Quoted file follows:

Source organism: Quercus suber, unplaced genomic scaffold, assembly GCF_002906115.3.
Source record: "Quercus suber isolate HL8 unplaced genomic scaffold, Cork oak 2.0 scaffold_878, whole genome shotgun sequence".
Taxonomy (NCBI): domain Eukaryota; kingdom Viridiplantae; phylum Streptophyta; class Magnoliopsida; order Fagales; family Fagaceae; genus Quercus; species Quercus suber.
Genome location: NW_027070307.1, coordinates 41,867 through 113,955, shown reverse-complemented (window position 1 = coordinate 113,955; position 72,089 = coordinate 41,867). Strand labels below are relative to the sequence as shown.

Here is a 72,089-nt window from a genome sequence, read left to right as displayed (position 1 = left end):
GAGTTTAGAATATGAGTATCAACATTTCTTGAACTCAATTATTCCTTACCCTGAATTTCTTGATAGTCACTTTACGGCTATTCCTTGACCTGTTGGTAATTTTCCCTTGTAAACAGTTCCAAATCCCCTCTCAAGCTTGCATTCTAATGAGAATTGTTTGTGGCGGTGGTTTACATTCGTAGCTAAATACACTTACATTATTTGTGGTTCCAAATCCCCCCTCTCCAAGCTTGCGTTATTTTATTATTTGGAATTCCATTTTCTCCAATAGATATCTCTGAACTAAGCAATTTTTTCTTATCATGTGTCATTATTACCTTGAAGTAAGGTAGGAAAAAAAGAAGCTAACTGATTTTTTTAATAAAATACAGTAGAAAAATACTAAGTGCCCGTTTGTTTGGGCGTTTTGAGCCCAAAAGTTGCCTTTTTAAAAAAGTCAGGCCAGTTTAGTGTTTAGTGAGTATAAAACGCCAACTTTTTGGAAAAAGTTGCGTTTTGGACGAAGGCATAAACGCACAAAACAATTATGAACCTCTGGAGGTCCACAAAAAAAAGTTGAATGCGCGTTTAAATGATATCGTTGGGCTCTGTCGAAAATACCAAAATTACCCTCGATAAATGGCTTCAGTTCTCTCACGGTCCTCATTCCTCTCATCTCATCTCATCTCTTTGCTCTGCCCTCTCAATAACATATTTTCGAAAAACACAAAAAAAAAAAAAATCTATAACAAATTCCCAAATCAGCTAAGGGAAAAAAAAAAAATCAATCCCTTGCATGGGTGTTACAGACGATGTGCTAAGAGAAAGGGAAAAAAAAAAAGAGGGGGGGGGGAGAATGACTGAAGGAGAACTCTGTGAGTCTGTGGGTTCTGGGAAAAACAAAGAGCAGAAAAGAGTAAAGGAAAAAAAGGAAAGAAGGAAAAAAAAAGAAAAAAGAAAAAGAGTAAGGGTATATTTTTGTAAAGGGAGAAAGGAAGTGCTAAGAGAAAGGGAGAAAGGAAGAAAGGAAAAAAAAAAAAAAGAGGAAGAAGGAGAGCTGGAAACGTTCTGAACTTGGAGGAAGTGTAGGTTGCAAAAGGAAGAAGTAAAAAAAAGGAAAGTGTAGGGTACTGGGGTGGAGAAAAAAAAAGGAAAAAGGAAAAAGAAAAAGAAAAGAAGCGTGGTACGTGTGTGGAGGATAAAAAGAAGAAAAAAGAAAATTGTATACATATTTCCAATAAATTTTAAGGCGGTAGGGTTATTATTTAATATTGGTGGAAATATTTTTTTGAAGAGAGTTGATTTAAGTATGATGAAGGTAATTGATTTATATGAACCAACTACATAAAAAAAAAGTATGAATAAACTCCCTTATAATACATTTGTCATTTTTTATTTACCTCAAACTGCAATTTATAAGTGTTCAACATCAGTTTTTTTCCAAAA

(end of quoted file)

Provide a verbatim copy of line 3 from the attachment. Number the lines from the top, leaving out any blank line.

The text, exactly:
Taxonomy (NCBI): domain Eukaryota; kingdom Viridiplantae; phylum Streptophyta; class Magnoliopsida; order Fagales; family Fagaceae; genus Quercus; species Quercus suber.